Nation of Islands
From the Isles of Scilly to Shetland, the geographical spread of Britain’s 6,000 islands ensures vast differences of climate and culture, landscape and language. Here, we explore the most diverse
Land’s End marks the last part of the British mainland, yet in terms of islands, it is only the beginning. Just 28 miles off the Cornish coast, the Isles of Scilly are like splashes from an artist’s brush, tiny dollops of land cast onto a turquoise canvas like a westerly afterthought. The landmass of these islands is tiny, yet they, like all Britain’s islands, contribute enormously to the character of our shores, doubling the length of the coastline. (According to Ordnance Survey the length of Britain’s coastline is 11,073 miles excluding islands and 19,491 miles including principal islands).
The first place you are likely to see in the Scillies is St Mary’s, the main island, which is home to three quarters of the population of the isles. With its galleries, gift shops and garrison, there is plenty to occupy visitors for a day or two, and it makes a convenient base for exploring the other four islands.
Tresco is famous for its Abbey Gardens, known as ‘Kew with the roof off’, which make the most of the mild Gulf climate to cultivate 2,000 sub-tropical species. The privately owned island is manicured, with luxurious accommodation and direct helicopter access from Penzance.
If you’re looking for a good hotel, Hell Bay on Bryher could be paradise. With four stars the hotel and restaurant are the highest rated on the isles. Bryher’s east coast is sheltered; whilethe west, directly exposed to the Atlantic, is perfect for sunsets and watching storms.
Just a mile wide, St Agnes is a rural haven of flower farms and unspoilt rocky shores.
There are no hotels, just bed-and-breakfasts and self-catering cottages making it ideal for a peaceful escape. Take time to walk across the sand bar to Gugh, buy ice cream in Troytown Farm shop or visit the UK’s most south-westerly lighthouse.
All the islands have Caribbean-style beaches; St Martin’s has some of the best with its pale sand. Great Bay is wild and beautiful; Par Beach backs onto vineyards, and Lawrence’s Bay is family friendly.
When Thomas Telford built a suspension bridge over the Menai Straits in 1826, Anglesey became an integral part of Wales. For walkers, the 125-mile Isle of Anglesey Coastal Path passes through a terrain of heath, dunes, cliffs and six Blue Flag beaches, while the 13th-century Beaumaris Castle is a UNESCO World Heritage site, with symmetrical concentric walls and views of Snowdonia.
A Crown dependency, the Isle of Man has the oldest continuous parliament in the world, the Tynwald, and is a fusion of Celtic and Viking culture. Located in the middle of the Irish Sea, the name is thought to come from Manannan Mac Lir, a Celtic sea god, who covered the island with mist to hide it from invaders. Take the steam railway south from Douglas, the capital, to sandcastle beaches at Port Erin, visit medieval Castle Rushen and the remains of Rushen Abbey or try to spot fairies in one of the island’s 18 verdant glens. At the end of May 37 miles of island roads become a racetrack for the TT motorcycle races, an event that has taken place since 1907.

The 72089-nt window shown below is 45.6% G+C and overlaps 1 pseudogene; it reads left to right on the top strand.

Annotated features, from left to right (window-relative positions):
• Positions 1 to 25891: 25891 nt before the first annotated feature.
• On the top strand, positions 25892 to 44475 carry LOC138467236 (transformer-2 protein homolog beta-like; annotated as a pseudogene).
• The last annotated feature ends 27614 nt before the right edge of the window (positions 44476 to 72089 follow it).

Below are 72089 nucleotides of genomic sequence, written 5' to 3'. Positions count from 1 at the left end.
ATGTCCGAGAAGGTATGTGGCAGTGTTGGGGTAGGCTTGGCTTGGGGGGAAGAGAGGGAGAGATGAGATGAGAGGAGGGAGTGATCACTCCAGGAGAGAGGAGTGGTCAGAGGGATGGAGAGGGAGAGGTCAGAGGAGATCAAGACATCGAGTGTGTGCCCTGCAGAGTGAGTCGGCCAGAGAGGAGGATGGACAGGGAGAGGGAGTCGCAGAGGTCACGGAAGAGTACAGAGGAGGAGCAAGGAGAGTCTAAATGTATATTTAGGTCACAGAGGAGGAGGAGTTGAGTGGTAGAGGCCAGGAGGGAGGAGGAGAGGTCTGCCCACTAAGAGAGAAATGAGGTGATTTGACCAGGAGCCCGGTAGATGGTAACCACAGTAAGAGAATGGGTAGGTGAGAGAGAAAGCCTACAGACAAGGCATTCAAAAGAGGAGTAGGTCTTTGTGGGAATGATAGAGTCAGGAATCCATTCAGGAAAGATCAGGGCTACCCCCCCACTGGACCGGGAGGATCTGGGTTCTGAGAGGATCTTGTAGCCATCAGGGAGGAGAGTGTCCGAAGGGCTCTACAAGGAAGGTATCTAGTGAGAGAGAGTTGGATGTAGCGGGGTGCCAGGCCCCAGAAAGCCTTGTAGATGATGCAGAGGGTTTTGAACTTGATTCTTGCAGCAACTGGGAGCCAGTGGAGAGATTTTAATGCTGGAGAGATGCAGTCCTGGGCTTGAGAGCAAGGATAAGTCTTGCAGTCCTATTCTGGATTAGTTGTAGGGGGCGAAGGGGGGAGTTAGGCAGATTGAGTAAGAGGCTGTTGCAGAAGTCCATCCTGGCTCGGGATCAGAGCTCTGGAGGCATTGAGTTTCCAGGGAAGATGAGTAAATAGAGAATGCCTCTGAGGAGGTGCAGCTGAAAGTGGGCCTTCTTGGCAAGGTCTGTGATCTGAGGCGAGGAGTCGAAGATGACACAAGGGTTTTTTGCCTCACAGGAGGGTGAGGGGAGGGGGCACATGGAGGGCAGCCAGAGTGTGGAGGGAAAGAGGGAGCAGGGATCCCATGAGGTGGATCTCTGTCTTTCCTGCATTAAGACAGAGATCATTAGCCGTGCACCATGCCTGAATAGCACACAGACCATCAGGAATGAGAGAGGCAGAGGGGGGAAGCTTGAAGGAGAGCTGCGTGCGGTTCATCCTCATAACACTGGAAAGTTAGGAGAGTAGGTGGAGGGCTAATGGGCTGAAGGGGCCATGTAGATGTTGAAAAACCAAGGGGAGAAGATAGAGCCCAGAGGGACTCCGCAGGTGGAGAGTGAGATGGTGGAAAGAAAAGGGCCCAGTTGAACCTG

Just 30 minute’s drive from Glasgow, Inchmurrin offers blissful views across Loch Lomond to the Trossachs. Water sports enthusiasts can canoe, water ski, or wind surf, while a paddle steamer, motor yacht and sea plane offer more relaxed ways to see the loch. The largest freshwater lake island in Britain, Inchmurrin was a deer park during the 18th century and is still covered with trees.
Few places have public lavatories on their must-see list, however, Bute’s Victorian conveniences, with mosaic floors and Twyford fittings, are a quirky attraction. Set in the Firth of Clyde, day-tripping distance from Glasgow, Bute has an annual Jazz Festival, has three golf courses and is home to Mount Stuart, one of Britain’s finest Gothic mansions, which boasts the country’s first indoor swimming pool.
Known as ‘Scotland in Miniature’, Arran has an element of everything you would expect from a Scottish island with a mountainous interior, beaches, fishing villages, castles and woodland. The largest island in the Forth of Clyde, Arran has been inhabited since Neolithic times, and relics include the Machrie Moor Standing Stones and cairns near Lamlash.
With nine distilleries, Islay in the Inner Hebrides is the island for a dram. Famous for its peaty malts, Islay has Scotland’s newest distillery, Kilchoman, which uses barley grown in surrounding fields. Watch the sun set into the Atlantic at Saligo Bay, before heading to the cosy bar at Port Charlotte to sample the local produce.
In Barra, beach landing slots of BA’s Twin Otter are determined by the tides and according to Highlands and Islands Airports, ‘When not in use, the runways at Barra airport are often used by kite surfers’. One of the Outer Hebrides’ smallest inhabited islands, Barra is also one of the most beautiful with white sands, acres of machair grass and over 1,000 species of wildflowers.
From the Old Norse for ‘high land’, Harris is dominated by mountains formed on one of the oldest rocks in the world, Lewisian Gneiss. Harris is famous for its tweed, which is also made on Lewis, the next island north. Luskentyre is the island’s most spectacular beach, a white and turquoise expanse, with views towards Taransay, the island from the BBC programme Castaway.